On the car ride home, Eric sounded like a registered nurse. He explained that we were to inject ourselves once a day for two weeks. He touted the importance of not having any air bubbles in the needle but could not explain exactly why. It seemed like wise advice, but I was in a sort of daze. The spiritual person inside me became passive, shaking his head. Ignored, he sulked over to the sofa in my mind and started watching old episodes of The Golden Girls. I felt like I was watching a movie of a young man deciding who he wanted to be in life. Was I going to tell the world that I'd purchased my shirt on sale at a discount shop for $39.99, or would the $150 storyline make me feel good enough to be loved?
When we got back to Eric's apartment, we gathered our tools. Eric picked up a 10cc syringe and needle that he'd bought from the local drug store. And just like in all the after-school specials on TV, he held our bottle of "testosterona" with the cap down. He plunged the needle into the bottle and pulled out on the tip, slowly filling the syringe with clear liquid.
"You really should inject yourself," he said authoritatively.
"I'm a wimp!" I complained. "I can't! I'm closing my eyes!"
And so, without another word, he injected my thigh with steroids. Almost immediately my heart sank. I'm not entirely sure what I thought I would feel, but I wasn't prepared for how sad I felt. I suddenly became very aware of my higher self. As I scanned the room in my mind, this time I saw things from a new perspective. Here were two sweet, healthy, and insanely insecure young men. In a moment of co-dependence and sheer vanity, we had taken a great health risk.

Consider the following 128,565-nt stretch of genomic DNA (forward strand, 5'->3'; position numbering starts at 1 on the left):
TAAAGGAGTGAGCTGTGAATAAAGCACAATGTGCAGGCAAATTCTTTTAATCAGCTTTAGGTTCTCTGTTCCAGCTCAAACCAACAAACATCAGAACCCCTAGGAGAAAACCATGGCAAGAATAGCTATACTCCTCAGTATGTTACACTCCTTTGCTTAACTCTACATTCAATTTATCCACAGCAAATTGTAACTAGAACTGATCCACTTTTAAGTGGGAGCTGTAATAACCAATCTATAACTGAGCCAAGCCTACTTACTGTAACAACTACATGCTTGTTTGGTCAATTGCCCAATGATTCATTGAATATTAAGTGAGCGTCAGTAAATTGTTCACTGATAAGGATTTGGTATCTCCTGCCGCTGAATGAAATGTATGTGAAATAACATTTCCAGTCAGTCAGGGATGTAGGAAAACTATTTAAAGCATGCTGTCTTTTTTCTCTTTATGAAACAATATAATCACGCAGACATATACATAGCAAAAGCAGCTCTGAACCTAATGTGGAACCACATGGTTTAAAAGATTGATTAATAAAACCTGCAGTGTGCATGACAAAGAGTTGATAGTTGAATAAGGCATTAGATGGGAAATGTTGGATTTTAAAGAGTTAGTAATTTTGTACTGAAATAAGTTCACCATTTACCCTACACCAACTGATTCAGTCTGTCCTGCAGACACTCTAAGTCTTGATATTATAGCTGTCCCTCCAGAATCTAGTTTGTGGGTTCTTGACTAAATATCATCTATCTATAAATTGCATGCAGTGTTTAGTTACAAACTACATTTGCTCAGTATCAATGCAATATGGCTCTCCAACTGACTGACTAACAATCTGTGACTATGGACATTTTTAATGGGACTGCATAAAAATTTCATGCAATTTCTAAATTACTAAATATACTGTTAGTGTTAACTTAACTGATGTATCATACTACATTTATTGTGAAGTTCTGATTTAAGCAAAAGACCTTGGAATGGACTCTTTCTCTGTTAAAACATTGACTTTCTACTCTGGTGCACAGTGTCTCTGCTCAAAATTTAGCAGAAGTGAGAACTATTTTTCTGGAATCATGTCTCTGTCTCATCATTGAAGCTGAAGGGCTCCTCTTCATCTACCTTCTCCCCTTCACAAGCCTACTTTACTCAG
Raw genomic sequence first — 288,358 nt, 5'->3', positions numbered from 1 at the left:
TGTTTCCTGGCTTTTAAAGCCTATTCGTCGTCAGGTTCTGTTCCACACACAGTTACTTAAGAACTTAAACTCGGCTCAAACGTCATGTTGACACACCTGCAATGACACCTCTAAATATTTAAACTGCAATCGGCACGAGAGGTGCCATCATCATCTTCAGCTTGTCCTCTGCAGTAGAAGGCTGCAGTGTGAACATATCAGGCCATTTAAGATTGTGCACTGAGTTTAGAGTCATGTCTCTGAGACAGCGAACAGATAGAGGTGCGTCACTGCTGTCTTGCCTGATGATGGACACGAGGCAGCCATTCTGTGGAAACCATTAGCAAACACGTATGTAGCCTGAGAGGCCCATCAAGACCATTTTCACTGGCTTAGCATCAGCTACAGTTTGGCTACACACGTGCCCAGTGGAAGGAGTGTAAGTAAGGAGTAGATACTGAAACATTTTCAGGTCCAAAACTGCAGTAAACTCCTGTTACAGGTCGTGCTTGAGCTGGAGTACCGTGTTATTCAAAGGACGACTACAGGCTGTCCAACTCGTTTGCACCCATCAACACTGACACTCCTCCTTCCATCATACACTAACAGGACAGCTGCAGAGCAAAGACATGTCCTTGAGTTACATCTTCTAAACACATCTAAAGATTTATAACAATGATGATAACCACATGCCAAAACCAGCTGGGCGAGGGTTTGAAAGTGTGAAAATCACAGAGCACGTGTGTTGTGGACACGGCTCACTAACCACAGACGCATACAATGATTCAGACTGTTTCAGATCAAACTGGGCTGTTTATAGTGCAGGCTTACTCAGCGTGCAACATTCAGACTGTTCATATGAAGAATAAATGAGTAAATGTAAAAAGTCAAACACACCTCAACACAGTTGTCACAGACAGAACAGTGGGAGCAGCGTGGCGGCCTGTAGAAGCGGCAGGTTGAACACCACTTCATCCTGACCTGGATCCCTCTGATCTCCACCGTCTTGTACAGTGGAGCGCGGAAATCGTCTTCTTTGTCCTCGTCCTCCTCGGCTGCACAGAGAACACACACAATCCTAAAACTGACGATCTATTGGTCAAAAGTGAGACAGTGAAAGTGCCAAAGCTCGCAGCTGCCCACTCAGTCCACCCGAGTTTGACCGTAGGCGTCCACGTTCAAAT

I left Eric's apartment and went straight to the gym. I did my regular routine and stared in the mirror, expecting my own version of the Incredible Hulk transformation. While walking on the treadmill, I would fantasize about my T-shirt ripping open from the metamorphosis that was happening inside me. By the end of my workout, nothing had changed.
When I got back to my apartment, I plopped down on the couch for what I felt was a well-deserved rest. I typically meditate after a workout, so I closed my eyes and took a few deep, cleansing breathes. As my thoughts became still, in the emptiness of my apartment, tears welled up in my eyes.
"What are you doing?" asked a loving, nonjudgmental voice in my head.
What was I doing? I am a professional spiritual advisor. I teach classes and workshops about integrating self-love, and here I was having one of the weakest moments of my life.
There are many moments in meditation where I can literally feel the separation of my spiritual self from my physical self. It is when I'm in that state and my higher self is running the show that I am able to see most clearly. Alone in my apartment, surrounded by only my thoughts and intuition, it all seemed so clear. I am perfect exactly as I am. Sure, I am a work in progress, but in this very moment, I didn't want a single aspect of my being to be altered or changed. I wanted to authentically be me.
In the following days, I didn't meet Eric for our planned "injection" parties. I avoided his calls and spent time thinking about what I had done. I reached out to my soul group -- the friends and family members who supported me no matter what I weighed. They were all patient and kind with me but expressed concern about the fact that I would consider doing something so dangerous. After several good talks with friends (and my dear therapist at the time), I decided that "yo no quiero testosterona."
In the end, this may have been the best $600 I have ever spent on a life lesson. For years I have been quiet about this story, because it seems so opposite to my professional life, and in truth it is embarrassing. But I ultimately realized that therein lies the lesson: Part of recognizing our own divine perfection is realizing and loving all the steps of our learning process. To this day I still struggle with exercise and loving my body as it is. But whether I choose a salad at lunch or a burger and fries, I love myself unconditionally.